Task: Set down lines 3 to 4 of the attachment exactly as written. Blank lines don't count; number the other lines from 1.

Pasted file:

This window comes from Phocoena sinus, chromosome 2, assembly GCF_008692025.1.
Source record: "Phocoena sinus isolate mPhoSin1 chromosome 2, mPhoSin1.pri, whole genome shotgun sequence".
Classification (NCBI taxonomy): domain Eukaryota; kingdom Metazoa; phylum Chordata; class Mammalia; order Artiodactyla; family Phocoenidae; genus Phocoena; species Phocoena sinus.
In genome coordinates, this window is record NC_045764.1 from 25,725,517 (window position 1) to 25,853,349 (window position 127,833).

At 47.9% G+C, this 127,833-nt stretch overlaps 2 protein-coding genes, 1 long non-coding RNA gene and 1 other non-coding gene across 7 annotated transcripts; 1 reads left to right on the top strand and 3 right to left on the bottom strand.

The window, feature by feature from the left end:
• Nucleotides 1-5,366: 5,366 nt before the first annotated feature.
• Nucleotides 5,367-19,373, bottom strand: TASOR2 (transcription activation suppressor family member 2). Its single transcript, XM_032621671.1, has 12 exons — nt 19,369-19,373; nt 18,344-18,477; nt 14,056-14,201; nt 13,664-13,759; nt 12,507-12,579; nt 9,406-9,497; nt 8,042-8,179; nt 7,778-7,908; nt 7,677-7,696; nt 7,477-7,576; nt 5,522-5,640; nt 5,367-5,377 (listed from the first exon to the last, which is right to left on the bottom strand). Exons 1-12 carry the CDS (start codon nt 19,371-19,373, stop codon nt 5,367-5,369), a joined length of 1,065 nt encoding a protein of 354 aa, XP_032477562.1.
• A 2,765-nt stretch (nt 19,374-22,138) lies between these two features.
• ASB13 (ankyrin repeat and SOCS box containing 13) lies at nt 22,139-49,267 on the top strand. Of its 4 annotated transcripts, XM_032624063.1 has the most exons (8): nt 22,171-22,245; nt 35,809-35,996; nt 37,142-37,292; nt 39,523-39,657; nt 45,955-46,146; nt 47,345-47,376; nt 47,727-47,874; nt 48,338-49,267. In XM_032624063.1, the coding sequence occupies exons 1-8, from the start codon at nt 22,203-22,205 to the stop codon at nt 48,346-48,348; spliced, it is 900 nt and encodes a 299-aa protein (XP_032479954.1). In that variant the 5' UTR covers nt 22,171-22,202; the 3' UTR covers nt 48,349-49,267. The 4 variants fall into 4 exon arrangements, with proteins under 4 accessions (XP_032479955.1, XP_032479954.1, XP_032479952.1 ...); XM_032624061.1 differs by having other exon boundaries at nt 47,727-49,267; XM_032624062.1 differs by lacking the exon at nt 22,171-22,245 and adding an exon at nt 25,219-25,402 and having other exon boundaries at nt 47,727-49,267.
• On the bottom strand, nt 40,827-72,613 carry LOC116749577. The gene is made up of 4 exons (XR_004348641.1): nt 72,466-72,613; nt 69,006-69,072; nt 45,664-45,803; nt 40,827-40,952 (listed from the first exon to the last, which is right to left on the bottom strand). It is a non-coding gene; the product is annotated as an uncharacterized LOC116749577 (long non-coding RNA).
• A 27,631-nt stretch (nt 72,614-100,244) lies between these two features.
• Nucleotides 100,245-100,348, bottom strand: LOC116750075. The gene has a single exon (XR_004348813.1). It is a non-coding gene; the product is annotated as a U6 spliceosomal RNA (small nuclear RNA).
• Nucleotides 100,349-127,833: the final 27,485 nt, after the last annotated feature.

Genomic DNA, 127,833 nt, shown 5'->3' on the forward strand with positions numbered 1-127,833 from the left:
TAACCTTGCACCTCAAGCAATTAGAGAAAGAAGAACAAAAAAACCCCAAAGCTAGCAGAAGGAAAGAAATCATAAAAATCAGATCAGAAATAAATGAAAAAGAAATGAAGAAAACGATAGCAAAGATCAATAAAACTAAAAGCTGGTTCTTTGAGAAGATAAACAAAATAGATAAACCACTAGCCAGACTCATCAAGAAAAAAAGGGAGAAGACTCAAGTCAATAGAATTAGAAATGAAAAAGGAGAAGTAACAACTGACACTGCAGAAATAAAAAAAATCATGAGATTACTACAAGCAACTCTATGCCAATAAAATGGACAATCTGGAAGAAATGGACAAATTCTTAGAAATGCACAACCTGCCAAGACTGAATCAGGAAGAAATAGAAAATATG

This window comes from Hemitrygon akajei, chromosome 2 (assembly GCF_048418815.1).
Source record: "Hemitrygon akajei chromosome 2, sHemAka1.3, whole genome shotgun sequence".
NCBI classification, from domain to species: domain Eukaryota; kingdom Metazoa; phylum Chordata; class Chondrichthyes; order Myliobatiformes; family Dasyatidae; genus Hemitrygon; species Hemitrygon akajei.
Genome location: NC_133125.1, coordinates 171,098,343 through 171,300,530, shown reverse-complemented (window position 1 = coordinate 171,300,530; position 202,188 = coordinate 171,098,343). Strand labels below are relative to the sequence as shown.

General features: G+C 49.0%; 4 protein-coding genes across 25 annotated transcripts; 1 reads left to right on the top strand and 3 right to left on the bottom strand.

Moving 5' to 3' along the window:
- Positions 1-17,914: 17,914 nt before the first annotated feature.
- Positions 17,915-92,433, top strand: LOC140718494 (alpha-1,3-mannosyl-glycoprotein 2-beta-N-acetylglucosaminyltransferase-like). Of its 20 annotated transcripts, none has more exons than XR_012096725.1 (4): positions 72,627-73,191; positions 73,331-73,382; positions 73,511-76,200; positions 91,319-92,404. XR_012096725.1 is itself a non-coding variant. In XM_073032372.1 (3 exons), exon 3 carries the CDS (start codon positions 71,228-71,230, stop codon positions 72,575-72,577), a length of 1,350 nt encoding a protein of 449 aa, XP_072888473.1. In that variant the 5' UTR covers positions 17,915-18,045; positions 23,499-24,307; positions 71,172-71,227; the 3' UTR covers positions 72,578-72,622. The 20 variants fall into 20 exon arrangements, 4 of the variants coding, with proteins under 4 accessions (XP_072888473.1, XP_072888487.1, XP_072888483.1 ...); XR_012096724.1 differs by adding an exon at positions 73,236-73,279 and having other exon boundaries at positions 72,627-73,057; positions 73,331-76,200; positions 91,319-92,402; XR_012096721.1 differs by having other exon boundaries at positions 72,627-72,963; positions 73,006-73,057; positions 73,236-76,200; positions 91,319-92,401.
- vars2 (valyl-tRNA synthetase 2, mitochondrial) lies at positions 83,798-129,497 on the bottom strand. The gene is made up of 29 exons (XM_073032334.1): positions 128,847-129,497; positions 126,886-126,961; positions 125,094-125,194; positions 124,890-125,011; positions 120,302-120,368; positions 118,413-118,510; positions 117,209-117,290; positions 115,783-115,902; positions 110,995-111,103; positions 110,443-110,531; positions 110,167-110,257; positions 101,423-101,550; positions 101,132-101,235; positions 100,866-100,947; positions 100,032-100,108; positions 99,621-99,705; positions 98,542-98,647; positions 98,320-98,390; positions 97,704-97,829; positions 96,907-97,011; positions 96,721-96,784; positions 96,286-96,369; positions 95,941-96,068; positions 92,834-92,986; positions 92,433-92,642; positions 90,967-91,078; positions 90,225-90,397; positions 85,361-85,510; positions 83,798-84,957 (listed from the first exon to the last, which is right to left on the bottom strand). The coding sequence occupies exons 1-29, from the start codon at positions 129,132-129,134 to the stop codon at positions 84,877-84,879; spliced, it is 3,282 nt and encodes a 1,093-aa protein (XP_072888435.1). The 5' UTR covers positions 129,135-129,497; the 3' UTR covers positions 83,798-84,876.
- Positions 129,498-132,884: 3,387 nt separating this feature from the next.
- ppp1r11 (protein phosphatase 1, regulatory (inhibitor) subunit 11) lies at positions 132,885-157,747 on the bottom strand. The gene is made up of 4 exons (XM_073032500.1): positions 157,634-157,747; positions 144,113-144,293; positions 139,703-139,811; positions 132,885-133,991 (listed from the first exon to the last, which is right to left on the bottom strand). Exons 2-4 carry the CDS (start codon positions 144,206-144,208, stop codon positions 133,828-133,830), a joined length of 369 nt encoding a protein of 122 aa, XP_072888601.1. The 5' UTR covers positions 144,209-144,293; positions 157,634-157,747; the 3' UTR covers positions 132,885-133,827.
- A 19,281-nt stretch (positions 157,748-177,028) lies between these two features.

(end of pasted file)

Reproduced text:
Classification (NCBI taxonomy): domain Eukaryota; kingdom Metazoa; phylum Chordata; class Mammalia; order Artiodactyla; family Phocoenidae; genus Phocoena; species Phocoena sinus.
In genome coordinates, this window is record NC_045764.1 from 25,725,517 (window position 1) to 25,853,349 (window position 127,833).